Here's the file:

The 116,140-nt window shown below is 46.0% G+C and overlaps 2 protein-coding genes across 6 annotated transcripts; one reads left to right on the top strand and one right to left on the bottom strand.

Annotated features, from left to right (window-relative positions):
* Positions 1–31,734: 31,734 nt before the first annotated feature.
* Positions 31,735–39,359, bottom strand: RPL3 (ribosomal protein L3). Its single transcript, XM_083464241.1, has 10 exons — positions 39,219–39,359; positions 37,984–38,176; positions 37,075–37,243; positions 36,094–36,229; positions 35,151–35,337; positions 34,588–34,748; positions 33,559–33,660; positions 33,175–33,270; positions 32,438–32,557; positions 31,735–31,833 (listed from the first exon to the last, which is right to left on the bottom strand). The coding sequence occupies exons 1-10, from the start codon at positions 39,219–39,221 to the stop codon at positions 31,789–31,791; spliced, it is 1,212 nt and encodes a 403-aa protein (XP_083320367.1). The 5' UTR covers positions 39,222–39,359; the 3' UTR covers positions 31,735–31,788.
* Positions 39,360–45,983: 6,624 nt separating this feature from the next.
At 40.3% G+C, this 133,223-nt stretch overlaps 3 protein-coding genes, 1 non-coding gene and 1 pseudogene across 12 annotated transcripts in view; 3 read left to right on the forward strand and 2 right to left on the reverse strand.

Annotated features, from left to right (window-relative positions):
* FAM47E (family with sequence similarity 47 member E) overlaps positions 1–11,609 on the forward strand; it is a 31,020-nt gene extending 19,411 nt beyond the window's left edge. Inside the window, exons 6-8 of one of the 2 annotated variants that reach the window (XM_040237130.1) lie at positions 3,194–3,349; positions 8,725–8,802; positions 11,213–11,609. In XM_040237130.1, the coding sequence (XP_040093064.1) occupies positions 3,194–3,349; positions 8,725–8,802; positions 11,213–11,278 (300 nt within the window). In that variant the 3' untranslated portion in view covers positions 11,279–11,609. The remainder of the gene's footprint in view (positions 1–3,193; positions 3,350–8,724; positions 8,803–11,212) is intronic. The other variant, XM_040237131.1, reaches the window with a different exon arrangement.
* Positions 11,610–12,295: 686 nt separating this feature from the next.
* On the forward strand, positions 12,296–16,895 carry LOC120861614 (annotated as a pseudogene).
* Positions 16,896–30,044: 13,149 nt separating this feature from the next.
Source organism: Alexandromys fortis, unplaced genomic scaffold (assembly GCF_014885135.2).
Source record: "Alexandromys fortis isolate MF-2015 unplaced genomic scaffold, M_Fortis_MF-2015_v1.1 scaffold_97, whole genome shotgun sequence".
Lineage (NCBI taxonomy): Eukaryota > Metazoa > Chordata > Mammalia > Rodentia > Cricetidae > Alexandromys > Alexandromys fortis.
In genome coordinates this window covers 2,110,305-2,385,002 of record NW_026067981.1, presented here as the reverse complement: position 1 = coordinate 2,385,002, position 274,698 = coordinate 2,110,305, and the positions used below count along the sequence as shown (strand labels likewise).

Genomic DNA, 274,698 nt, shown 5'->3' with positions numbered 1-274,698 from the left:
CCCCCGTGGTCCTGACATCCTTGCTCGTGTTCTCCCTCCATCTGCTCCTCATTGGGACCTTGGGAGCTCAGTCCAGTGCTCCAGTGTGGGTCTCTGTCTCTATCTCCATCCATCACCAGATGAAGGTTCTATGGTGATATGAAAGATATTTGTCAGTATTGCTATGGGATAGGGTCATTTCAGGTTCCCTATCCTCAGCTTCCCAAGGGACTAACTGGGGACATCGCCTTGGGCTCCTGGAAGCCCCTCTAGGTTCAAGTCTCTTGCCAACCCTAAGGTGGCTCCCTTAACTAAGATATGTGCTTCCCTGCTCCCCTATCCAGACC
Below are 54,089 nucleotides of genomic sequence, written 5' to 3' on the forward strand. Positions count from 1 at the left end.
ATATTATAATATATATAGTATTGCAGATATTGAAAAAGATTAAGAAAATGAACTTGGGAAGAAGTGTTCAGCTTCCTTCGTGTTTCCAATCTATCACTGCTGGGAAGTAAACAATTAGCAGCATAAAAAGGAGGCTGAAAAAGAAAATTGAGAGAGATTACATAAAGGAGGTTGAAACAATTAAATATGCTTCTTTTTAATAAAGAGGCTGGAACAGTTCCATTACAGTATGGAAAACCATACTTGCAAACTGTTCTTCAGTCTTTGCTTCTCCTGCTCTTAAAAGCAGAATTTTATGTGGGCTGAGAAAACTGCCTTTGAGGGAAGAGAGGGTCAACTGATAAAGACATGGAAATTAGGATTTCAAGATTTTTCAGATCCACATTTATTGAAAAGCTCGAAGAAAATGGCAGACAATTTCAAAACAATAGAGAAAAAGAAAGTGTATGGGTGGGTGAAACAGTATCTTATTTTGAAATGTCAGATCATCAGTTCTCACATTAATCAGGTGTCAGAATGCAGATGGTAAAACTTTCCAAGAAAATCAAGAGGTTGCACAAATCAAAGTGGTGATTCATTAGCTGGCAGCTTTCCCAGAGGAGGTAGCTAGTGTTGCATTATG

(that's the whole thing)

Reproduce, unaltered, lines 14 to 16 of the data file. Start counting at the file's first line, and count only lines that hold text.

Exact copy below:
Lineage (NCBI taxonomy): Eukaryota > Metazoa > Chordata > Mammalia > Rodentia > Cricetidae > Alexandromys > Alexandromys fortis.
In genome coordinates this window covers 2,110,305-2,385,002 of record NW_026067981.1, presented here as the reverse complement: position 1 = coordinate 2,385,002, position 274,698 = coordinate 2,110,305, and the positions used below count along the sequence as shown (strand labels likewise).

Genomic DNA, 274,698 nt, shown 5'->3' with positions numbered 1-274,698 from the left: